Ana Patricia Sánchez Calvo
Lady Macbeth's Ironical Fate
Evil is a deceiving force. It can help you reach your goals but evil's gains are always bitter and two-faced. In Shakespeare's tragedy Macbeth, the character of Lady Macbeth chooses the path of evil to fulfill her unscrupulous ambition; nevertheless, all that evil brings to her is madness and restlessness. Evil is a powerful force throughout the play; it influences the two main characters, Macbeth and Lady Macbeth, to commit heinous crimes in order to achieve power. The idea of evil is presented even at the beginning of the play, since the play starts with witches. Witches have always been servants of the Devil, planning their malicious schemes against Macbeth. Nevertheless, while the idea of Macbeth's evilness comes as a slow process of transformation from good to evil, the character of Lady Macbeth presents itself as a malevolent and constant persuading force from beginning to end. Lady Macbeth is aware that going down the path of evil is the only way to get the crown and instead of feeling scared of dealing with demonic forces, she feels anxious and actually invokes evil spirits for help to complete her task. Besides, it is Lady Macbeth who persuades Macbeth to commit the crime and later on constantly reprimands him for feeling remorse and not being man enough to deal with the consequences. The paradox is that Shakespeare, through Lady Macbeth, presents the fatal consequences of achievements obtained due to evil. These consequences are completely deceiving since Lady Macbeth uses evil as a way to achieve happiness and it is evil what finally devours her. Lady Macbeth is a character that travels in a downward spiral in which she suffers a transformation from a masculine, fearless, persuading woman to a frighten queen full of guilt that leads her to madness and a subsequent death.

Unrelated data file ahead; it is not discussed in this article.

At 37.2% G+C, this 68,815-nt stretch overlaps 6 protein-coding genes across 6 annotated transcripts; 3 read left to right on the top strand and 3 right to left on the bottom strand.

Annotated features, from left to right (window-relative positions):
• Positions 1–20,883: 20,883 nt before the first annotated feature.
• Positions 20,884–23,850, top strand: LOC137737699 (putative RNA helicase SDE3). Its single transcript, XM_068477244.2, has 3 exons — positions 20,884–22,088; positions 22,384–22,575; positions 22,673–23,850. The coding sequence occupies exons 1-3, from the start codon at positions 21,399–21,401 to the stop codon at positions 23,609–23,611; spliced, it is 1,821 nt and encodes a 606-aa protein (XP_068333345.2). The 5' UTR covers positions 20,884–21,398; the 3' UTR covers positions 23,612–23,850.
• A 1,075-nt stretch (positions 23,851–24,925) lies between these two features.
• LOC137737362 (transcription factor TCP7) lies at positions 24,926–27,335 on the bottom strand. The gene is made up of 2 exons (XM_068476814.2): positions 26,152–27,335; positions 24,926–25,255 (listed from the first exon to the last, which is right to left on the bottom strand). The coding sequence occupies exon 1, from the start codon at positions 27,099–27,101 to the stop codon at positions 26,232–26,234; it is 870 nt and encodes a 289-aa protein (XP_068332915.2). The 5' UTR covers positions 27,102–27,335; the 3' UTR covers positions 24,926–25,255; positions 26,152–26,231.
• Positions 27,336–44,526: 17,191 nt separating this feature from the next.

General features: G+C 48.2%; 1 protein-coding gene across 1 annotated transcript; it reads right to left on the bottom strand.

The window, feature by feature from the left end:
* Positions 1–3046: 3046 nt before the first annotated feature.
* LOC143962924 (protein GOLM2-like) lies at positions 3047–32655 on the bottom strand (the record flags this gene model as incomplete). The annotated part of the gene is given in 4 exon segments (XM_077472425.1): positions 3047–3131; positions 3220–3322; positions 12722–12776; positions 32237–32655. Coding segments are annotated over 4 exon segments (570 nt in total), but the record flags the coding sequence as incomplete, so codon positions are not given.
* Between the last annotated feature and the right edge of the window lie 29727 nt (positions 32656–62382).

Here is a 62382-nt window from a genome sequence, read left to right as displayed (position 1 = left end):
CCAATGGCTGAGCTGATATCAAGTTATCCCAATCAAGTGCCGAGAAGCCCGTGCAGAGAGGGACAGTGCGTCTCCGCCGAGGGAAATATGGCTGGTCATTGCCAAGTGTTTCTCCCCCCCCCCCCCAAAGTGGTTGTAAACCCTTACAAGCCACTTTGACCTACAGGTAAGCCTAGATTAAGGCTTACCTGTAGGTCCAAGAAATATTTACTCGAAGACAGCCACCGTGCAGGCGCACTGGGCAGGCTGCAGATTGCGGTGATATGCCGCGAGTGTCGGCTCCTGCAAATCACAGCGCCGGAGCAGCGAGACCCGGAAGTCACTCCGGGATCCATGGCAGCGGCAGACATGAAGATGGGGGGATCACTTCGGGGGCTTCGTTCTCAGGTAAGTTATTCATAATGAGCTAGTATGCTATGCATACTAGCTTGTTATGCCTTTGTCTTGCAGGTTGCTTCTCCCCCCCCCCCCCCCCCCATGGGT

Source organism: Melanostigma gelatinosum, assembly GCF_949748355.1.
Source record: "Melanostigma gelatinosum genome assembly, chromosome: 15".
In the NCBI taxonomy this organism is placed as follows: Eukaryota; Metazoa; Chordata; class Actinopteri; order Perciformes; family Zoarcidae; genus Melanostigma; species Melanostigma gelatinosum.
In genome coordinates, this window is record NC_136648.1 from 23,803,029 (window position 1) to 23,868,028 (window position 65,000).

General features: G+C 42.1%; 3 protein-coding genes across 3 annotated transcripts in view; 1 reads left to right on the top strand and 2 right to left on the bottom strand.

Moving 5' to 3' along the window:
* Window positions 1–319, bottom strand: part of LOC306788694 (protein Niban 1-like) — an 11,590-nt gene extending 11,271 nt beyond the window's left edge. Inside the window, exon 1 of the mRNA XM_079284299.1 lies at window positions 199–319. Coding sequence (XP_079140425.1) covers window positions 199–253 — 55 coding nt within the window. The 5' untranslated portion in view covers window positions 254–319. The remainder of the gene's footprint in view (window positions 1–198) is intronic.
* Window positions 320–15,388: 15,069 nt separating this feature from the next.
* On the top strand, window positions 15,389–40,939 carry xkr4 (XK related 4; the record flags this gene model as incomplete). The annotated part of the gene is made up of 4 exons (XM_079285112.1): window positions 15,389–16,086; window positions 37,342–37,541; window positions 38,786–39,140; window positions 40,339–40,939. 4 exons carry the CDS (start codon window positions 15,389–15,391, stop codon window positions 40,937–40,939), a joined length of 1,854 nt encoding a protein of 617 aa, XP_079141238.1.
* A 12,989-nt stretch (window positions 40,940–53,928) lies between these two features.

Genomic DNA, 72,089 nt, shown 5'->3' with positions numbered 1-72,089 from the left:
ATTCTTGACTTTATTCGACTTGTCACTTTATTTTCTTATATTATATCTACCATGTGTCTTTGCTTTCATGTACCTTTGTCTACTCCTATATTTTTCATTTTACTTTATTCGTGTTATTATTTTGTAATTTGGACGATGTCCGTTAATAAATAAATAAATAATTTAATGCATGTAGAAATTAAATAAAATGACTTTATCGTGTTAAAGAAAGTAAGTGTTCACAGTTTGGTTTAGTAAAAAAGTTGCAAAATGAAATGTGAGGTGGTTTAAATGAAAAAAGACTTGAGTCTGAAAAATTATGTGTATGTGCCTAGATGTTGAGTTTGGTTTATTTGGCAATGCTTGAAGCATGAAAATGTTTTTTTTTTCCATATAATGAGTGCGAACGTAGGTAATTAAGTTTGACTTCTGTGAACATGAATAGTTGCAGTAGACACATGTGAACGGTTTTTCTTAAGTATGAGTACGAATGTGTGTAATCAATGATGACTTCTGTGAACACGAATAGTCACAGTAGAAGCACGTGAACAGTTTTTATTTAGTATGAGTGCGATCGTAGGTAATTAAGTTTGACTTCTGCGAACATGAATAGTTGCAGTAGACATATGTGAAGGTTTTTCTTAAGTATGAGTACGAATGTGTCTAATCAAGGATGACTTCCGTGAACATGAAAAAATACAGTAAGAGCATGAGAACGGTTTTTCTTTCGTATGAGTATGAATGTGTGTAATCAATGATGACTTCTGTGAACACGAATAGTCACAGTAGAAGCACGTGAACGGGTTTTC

Shakespeare characterizes Lady Macbeth as a woman full of masculine traits such as courage and ambition. She is the perfect and needed counterpart in order to push Macbeth to murder Duncan and take over the kingdom. The first trait that is shown to the reader is courage. When Lady Macbeth is planning how to convince Macbeth into murder, she describes herself as a courageous woman: "That I may pour my spirits in thine ear, / And chastise with the valor of my tongue/ All that impedes thee from the golden round" (Macbeth I. v. 26-28). In this passage, it is clear how she is full of valor and will stop at nothing to get what she wants. In fact, in Shakespearian times, being courageous was a characteristic reserved only for men since women were thought to be fearful and helpless. Even Macbeth himself recognizes this trait in his wife: "Bring forth men-children only/ For thy undaunted mettle should compose/ Nothing but males." (Macbeth I. vii. 72-74). Macbeth can see how his wife nature is too bold for that of a woman, so he thinks that she should only be the mother of men for her essence is in itself a...